But I don’t understand how is it a threat to the separation of church and state for a religious organization to take a stand on an issue important to it. The NRA, ACLU, Unions of all kinds, environmentalists – they all get to advocate their positions to their followers. Telling a religion that they can’t participate in the political system because of the type of organization they are sounds a lot like discrimination.

#10 Alan Gardner
October/24/2008
@ 12:24 pm

To David Crews comment – here is CNN’s polling breakdown of the 2004 presidential election. Scroll down to see which denomination voted for whom.

#11 Josh McDonald
October/24/2008
@ 12:40 pm

For what it’s worth; Wiley, I think he does mean “pro-life Catholic” — and I’d argue that indeed some Catholics are more pro-life than others. Speaking for myself, when I describe myself as a “pro-life Catholic” that means I oppose the death penalty, war and violent conflict, torture, oppressive poverty, violations of basic human rights, etc. Some Catholics begin and end with abortion. Which, of course, is the whole point of the cartoon (and the protest) under discussion.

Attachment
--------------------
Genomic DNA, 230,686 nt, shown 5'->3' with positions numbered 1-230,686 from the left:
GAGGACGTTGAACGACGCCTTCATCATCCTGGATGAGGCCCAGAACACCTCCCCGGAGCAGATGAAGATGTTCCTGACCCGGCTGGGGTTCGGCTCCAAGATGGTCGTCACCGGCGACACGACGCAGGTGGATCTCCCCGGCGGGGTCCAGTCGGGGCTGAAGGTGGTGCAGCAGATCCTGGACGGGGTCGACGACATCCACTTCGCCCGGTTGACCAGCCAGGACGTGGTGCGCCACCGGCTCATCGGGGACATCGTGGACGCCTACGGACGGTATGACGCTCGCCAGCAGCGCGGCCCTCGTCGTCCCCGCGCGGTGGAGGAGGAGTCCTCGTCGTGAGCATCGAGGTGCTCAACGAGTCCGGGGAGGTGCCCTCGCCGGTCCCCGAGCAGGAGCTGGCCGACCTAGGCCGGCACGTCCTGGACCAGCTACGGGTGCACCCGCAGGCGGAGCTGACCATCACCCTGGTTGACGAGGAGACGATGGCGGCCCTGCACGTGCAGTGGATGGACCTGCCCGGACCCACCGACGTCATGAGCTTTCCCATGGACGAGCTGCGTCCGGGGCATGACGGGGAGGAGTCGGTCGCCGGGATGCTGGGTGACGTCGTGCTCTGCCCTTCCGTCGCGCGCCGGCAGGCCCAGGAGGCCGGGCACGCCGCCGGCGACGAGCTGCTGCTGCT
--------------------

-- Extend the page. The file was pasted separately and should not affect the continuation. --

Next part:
#12 anne hambrock
October/24/2008
@ 12:43 pm

I just don’t think I can stand one more election boiled down to a single issue whether it’s abortion or not. Any president has to keep an awful lot of plates in the air and the next one is going to be dealing with some doozies.

I also understand the defense of the cartoonist’s emphasis on separation of church and state. While I am perfectly happy to hear my minister’s views on political topics at a social gathering, I feel there is no place in the pulpit for someone to try to tell me how to vote. Ever. Period.

#13 Alan Gardner
October/24/2008
@ 12:55 pm

I feel there is no place in the pulpit for someone to try to tell me how to vote. Ever. Period.

I don’t mind churches explaining their case for why one should vote a particular way – they’re just another special interest group to me. My opinion radically changes if said church changes a member’s standing (excommunication, withholding sacrament or other religious activities) within their denomination because an individual opts to vote differently than what was advocated.

#14 anne hambrock
October/24/2008